Weston only spent a few years in New York, and his cityscape images are a small portion of his overall work. In the 1920s he apprenticed with his father in Mexico; most of his life he was based in California, where he had a studio and portrait business, according to The Brett Weston Archive (where his vast body of work can be viewed).

Weston died in 1993 at the age of 82. His New York images have a timelessness that brings them out of the 1940s to still resonate today. Like the work of the abstract expressionist painters of the 1940s, they reflect the quiet, solitary stillness of the modern city.

[First and second photos: artnet.com; third photo: International Center of Photography; fourth photo: artnet.com; fifth photo: International Center of Photography; sixth, seventh, and eighth photos: artnet.com]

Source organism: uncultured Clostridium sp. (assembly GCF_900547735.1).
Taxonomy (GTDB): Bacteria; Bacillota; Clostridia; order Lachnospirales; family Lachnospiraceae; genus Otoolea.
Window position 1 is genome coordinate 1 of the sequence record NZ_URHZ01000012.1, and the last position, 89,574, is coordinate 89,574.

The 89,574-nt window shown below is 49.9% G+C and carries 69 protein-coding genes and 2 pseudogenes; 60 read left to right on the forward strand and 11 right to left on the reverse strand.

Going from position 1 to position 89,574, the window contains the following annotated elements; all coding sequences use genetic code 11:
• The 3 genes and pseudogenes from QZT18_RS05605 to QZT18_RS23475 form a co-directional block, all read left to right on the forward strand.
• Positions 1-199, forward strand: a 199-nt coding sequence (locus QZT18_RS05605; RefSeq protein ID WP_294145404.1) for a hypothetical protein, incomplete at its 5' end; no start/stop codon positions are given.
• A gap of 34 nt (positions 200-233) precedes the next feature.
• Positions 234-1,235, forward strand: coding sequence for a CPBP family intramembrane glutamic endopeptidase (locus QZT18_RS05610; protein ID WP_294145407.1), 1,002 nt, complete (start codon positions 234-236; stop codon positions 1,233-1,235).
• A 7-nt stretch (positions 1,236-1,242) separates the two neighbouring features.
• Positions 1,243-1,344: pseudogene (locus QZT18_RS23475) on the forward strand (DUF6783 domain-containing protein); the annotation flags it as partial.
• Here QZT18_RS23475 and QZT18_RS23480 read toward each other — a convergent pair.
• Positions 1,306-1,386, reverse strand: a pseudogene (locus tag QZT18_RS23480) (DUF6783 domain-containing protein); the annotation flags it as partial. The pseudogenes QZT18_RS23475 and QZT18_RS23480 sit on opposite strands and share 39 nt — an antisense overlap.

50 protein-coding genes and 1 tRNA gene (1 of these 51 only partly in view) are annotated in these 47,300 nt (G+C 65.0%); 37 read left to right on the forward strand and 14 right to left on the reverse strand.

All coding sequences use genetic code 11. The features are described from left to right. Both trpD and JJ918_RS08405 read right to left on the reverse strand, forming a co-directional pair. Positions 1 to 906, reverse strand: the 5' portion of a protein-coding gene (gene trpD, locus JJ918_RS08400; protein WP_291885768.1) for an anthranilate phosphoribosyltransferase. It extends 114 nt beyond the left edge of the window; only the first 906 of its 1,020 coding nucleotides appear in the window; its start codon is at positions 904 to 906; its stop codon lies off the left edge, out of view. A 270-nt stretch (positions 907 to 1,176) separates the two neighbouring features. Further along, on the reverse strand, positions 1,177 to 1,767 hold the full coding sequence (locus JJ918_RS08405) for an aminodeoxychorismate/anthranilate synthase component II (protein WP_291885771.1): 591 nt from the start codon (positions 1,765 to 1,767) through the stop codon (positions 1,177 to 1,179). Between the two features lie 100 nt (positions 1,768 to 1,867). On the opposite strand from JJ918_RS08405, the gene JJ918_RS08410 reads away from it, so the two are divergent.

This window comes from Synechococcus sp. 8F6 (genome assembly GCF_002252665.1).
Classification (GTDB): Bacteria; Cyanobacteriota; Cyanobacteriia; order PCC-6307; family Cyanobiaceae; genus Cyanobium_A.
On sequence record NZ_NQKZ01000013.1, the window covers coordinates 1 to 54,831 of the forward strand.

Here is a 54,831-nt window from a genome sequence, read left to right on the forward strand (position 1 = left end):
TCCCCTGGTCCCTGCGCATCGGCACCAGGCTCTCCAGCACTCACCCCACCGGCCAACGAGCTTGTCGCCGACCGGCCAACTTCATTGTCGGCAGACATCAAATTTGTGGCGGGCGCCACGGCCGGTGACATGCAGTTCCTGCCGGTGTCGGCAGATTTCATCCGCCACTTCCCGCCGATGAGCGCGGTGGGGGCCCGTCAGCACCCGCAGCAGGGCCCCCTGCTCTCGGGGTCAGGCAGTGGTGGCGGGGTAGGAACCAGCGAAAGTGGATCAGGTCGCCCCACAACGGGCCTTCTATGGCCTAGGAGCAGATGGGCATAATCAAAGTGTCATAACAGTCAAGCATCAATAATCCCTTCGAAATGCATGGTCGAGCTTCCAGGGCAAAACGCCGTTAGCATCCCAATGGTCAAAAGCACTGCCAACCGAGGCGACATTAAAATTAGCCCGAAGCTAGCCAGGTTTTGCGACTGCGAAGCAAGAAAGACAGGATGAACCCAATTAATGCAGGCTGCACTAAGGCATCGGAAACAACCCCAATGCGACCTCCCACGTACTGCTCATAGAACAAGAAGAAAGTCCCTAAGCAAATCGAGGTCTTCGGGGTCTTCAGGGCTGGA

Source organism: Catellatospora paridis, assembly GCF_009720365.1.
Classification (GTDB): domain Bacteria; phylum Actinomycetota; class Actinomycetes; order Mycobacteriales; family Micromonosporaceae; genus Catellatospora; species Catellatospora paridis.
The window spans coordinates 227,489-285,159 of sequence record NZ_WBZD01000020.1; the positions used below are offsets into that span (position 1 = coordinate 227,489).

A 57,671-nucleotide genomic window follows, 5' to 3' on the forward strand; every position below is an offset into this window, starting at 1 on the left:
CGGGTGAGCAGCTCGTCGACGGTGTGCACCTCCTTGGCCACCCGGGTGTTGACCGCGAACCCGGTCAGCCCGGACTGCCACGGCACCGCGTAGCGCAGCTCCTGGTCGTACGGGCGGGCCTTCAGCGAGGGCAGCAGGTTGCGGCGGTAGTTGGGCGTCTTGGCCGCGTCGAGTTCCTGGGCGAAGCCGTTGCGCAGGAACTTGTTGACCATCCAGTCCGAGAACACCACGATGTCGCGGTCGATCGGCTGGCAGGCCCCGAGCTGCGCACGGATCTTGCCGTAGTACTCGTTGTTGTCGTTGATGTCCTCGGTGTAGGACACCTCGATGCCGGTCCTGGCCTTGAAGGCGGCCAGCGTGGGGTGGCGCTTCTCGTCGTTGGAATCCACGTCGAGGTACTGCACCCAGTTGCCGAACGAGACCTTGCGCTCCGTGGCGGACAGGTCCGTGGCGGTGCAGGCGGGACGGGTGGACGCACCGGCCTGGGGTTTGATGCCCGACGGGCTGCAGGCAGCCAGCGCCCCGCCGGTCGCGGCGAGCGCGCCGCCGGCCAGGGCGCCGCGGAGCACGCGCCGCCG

Two 1930s tile signs point the way in a Bronx subway station

January 10, 2022

The B and D stop at Fordham Road and the Grand Concourse in the Bronx isn’t a particularly stunning station.

Opened as part of the IND Concourse Line, the station made its debut during the Depression year of 1933, when transit officials probably weren’t thinking of devoting extra money to beautify an outerborough subway station.

But the station does have two old-timey touches that give it a bit of loveliness and humanity: tile signs letting passengers know which way to go depending on what side of the Grand Concourse—the Bronx’s answer to the Champs Elysees—they needed to get to.

Vintage subway signage like this can still be found on some platforms. Here’s an example at Chambers Street on the West Side, and another at the Cortlandt Street R train stop telling riders where to go to get to the “Hudson Tubes.” And of course, the stop at 14th Street and Sixth Avenue is a treasure trove of forgotten subway signage.

This 1930 neon hotel sign still illuminates East 42nd Street

January 3, 2022

Rising 20-plus stories above 42nd Street, the old-school sign for what was once called the Hotel Tudor is a beacon for Tudor City, the apartment complex mini-city of 12 Tudor Revival-style buildings built in the late 1920s.